For Immediate Release: Aug. 12, 2013
Residents Harmed by Gas Drilling to Call for New Investigation of Poisoned Drinking Water with 50,000+ Petitions at EPA Office
Action Comes on Heels of Report Showing EPA Officials Ignored Evidence from Local EPA Office that Found Pollution in Dimock Drinking Water
Philadelphia, PA – Dimock-area residents and activists personally harmed by the hazards of fracking will gather on Monday at the EPA Region 3 office in Philadelphia to call for the reopening of the investigation into drinking water contamination in Dimock, after recent reports indicated that the EPA covered up evidence of contaminated water caused by the controversial drilling method. The resident-activists will conduct a press conference before heading to EPA headquarters in Washington, D.C., where they will deliver about 50,000 petitions calling on the EPA to reopen investigations in Dimock and other locations, and provide safe drinking water to residents while these investigations recommence.
A recent report in the Los Angeles Times revealed that EPA officials in Washington chose to close an investigation of Dimock drinking water despite evidence gathered from agency investigators based in Philadelphia that found “significant damage to the water quality,” from poisonous contamination likely caused by fracking, including the initial vertical drilling phase, the fracturing phase and long-term as well as acute water quality damage. Evidence of drinking water contamination due to fracking was similarly ignored by the EPA in Pavillion, Wyoming and Weatherford, Texas.
What: Press Conference with Dimock area residents demanding reopening of EPA fracking investigation following story of EPA cover up of water contamination
When: Today, Monday, Aug. 12, 2013, 2 pm
Where: EPA Region 3 Offices, 1650 Arch Street, Philadelphia, PA 19103
Visuals: Box of petitions, gallons of dirty Dimock drinking water, graphics depicting whistleblower info from EPA Region 3 employees.
Who: Affected resident/activists, including:
Ray Kemble – Dimock, PA resident and former gas industry employee-turned whistleblower. He has been living with contaminated water for more than four years. EPA tested his water as part of their investigation and told him that his cloudy, dirty, noxious smelling water is safe to drink. He now drives a makeshift water delivery truck to supply clean water to neighbors whom the EPA has ignored, supported by volunteer donations.
- Craig Stevens – Silver Lake Township, PA resident and victim of repeated fracking-related contamination on his property. Instigated an EPA Region 3 investigation of his property after 100,000 gallons of toxic liquids were dumped there. Organized the movement to alert local EPA officials to toxic contamination in the Dimock region that led to the EPA investigation and subsequent cover-up.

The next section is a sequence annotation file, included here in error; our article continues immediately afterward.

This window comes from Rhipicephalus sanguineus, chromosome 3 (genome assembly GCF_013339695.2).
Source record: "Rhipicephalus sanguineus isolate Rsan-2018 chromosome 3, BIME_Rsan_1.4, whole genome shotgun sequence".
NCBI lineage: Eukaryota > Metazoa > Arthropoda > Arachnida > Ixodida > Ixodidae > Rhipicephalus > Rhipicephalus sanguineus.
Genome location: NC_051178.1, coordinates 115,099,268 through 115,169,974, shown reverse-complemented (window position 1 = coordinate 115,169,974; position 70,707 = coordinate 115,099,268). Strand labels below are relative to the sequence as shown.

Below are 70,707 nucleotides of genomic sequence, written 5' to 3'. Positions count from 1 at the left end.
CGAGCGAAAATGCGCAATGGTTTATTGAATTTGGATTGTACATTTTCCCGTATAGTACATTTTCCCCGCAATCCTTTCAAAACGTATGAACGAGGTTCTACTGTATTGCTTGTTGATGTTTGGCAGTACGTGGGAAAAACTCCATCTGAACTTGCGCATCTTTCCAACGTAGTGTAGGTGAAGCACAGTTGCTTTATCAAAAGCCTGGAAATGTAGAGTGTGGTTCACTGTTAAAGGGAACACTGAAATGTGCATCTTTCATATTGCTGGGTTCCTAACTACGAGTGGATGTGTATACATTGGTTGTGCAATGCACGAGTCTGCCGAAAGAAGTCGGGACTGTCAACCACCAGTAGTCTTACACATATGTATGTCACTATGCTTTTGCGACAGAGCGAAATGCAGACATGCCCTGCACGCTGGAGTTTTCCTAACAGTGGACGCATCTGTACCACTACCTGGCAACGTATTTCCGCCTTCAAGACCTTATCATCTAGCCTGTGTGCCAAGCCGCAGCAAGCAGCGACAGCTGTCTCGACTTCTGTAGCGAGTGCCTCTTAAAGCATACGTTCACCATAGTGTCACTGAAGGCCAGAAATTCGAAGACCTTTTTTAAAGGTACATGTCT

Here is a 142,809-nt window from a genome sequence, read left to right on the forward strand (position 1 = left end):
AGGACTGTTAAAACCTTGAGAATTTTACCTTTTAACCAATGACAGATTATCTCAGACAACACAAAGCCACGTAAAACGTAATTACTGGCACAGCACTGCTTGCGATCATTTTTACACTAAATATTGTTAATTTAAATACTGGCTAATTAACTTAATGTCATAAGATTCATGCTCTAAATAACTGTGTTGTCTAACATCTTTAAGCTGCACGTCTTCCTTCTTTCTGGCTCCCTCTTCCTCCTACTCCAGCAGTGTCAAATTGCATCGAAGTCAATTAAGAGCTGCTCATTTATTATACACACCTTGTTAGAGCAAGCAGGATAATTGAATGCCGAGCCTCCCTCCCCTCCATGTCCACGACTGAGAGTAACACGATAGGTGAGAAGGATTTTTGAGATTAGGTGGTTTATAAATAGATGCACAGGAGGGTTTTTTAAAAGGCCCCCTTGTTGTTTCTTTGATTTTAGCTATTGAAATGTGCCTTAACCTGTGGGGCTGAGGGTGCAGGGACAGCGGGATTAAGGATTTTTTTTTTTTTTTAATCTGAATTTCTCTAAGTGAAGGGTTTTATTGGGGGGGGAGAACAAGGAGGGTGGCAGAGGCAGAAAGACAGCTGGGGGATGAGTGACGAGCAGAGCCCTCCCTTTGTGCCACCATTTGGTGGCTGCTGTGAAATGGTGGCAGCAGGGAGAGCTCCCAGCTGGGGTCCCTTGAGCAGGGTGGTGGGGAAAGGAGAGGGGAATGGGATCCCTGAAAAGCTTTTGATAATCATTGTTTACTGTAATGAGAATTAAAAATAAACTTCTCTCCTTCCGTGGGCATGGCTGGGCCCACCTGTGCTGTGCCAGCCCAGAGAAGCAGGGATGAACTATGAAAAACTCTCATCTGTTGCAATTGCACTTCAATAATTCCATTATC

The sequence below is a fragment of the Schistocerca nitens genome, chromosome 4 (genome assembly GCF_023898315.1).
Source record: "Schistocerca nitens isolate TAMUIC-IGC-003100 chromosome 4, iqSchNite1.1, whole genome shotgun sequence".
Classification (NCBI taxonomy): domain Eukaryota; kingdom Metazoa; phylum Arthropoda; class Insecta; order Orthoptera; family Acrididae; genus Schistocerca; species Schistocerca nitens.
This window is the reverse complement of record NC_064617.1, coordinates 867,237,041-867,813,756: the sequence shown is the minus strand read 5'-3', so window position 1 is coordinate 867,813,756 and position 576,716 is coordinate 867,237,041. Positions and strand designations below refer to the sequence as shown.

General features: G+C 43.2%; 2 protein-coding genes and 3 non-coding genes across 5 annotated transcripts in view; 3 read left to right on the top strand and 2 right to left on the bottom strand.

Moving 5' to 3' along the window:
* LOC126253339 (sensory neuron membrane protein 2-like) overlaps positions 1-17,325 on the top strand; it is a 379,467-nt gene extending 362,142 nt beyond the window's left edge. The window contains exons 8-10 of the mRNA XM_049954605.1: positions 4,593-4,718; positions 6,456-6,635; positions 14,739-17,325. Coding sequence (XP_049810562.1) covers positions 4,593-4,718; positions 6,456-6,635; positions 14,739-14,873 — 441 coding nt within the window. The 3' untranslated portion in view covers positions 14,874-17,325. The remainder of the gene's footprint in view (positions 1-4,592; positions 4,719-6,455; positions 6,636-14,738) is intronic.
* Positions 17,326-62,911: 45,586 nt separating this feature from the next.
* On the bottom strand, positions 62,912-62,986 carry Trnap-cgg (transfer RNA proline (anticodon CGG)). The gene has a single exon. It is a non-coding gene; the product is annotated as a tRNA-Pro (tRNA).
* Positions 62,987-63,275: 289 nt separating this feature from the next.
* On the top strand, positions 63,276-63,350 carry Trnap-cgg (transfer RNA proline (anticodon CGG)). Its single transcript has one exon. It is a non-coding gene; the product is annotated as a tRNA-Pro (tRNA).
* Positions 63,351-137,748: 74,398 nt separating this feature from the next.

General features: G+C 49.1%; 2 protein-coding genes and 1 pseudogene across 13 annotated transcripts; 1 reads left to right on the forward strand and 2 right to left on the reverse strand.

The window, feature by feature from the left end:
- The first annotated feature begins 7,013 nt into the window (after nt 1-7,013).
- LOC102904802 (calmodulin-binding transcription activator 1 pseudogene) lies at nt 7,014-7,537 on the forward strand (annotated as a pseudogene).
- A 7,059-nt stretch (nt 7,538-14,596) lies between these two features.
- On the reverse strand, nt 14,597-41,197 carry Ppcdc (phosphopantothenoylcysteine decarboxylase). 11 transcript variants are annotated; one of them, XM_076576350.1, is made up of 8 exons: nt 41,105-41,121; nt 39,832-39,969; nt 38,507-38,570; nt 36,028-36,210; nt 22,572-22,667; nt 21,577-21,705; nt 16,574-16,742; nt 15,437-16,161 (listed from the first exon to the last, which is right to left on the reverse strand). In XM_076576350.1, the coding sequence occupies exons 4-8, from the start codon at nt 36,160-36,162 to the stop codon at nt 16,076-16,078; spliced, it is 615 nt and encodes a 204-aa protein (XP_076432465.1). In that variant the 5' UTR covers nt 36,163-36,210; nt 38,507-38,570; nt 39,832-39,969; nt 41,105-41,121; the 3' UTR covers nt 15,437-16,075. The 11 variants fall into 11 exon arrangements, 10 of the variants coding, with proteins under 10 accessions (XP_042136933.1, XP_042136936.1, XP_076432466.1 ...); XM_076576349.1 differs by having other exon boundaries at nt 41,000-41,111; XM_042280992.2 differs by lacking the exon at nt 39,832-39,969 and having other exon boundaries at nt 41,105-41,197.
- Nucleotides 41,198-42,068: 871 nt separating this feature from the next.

As the LA Times revealed, an internal EPA presentation on just 9 impacted wells from Dimock showed that over half — five water wells — had Marcellus Shale gas in them, which is not naturally occurring. Four had “long-term disruption” and damage to water quality with elevated methane, manganese, and arsenic. Yet EPA walked away from their study of Dimock in July 2012, despite the EPA itself saying further study is needed.
EPA abandoned its Parker County, TX study in March 2012, yet Steve Lipsky in TX is still paying $1000/month for his gas-saturated drinking water to be replaced. EPA also backed off from its Pavillion, WY study in July 2012 despite benzene in drinking water there at 50 times the safe level for drinking water.
The 50,000 petitions now being delivered are from Food and Water Watch, Environment America, and other organizations.
Protecting Our Waters Demands:
EPA must resume these studies and provide clean drinking water to impacted people. Fracking isn’t safe, but the suppression of science makes it even more dangerous.
Impacted people in Pennsylvania are told by environmental regulators, “you’re the only one,” when their water turns black with manganese spikes after the drilling and fracking phases of shale gas production; or when elevated arsenic levels arise after drilling; or when their water well bubbles with methane and puts their home at risk for explosion. We should be helping impacted people, not isolating and blaming them!
We need a fracking moratorium to prevent further impacts. We need to support whistle-blowers. We need to provide clean safe drinking water for impacted people. And we need these studies to be re-opened.